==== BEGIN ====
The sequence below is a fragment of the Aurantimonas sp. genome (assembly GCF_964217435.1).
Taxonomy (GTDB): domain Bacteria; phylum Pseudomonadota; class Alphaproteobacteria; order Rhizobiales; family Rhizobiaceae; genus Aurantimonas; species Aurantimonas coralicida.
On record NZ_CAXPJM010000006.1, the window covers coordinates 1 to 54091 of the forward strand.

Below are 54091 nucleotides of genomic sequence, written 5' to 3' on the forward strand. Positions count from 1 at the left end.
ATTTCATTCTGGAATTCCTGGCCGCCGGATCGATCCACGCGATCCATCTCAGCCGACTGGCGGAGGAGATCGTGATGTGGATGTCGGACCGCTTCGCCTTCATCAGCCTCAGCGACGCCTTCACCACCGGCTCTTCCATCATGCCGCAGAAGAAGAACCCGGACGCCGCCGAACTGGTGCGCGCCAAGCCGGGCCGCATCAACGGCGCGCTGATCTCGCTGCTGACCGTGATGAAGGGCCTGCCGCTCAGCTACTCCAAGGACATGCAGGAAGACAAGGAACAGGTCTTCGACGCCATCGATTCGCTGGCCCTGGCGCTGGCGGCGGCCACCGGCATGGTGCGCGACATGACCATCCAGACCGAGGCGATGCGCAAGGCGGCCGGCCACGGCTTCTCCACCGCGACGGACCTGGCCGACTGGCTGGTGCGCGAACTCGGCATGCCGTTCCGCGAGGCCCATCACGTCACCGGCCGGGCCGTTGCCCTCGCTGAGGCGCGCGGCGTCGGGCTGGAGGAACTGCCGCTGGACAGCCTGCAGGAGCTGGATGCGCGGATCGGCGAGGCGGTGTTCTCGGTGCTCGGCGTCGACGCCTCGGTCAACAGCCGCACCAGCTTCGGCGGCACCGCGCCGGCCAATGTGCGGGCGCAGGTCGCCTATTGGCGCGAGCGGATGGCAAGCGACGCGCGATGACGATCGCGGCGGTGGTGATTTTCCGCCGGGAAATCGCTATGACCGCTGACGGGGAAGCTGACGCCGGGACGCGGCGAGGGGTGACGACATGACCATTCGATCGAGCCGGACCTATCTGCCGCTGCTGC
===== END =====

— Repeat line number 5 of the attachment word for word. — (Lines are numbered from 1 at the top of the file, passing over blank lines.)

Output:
ATTTCATTCTGGAATTCCTGGCCGCCGGATCGATCCACGCGATCCATCTCAGCCGACTGGCGGAGGAGATCGTGATGTGGATGTCGGACCGCTTCGCCTTCATCAGCCTCAGCGACGCCTTCACCACCGGCTCTTCCATCATGCCGCAGAAGAAGAACCCGGACGCCGCCGAACTGGTGCGCGCCAAGCCGGGCCGCATCAACGGCGCGCTGATCTCGCTGCTGACCGTGATGAAGGGCCTGCCGCTCAGCTACTCCAAGGACATGCAGGAAGACAAGGAACAGGTCTTCGACGCCATCGATTCGCTGGCCCTGGCGCTGGCGGCGGCCACCGGCATGGTGCGCGACATGACCATCCAGACCGAGGCGATGCGCAAGGCGGCCGGCCACGGCTTCTCCACCGCGACGGACCTGGCCGACTGGCTGGTGCGCGAACTCGGCATGCCGTTCCGCGAGGCCCATCACGTCACCGGCCGGGCCGTTGCCCTCGCTGAGGCGCGCGGCGTCGGGCTGGAGGAACTGCCGCTGGACAGCCTGCAGGAGCTGGATGCGCGGATCGGCGAGGCGGTGTTCTCGGTGCTCGGCGTCGACGCCTCGGTCAACAGCCGCACCAGCTTCGGCGGCACCGCGCCGGCCAATGTGCGGGCGCAGGTCGCCTATTGGCGCGAGCGGATGGCAAGCGACGCGCGATGACGATCGCGGCGGTGGTGATTTTCCGCCGGGAAATCGCTATGACCGCTGACGGGGAAGCTGACGCCGGGACGCGGCGAGGGGTGACGACATGACCATTCGATCGAGCCGGACCTATCTGCCGCTGCTGC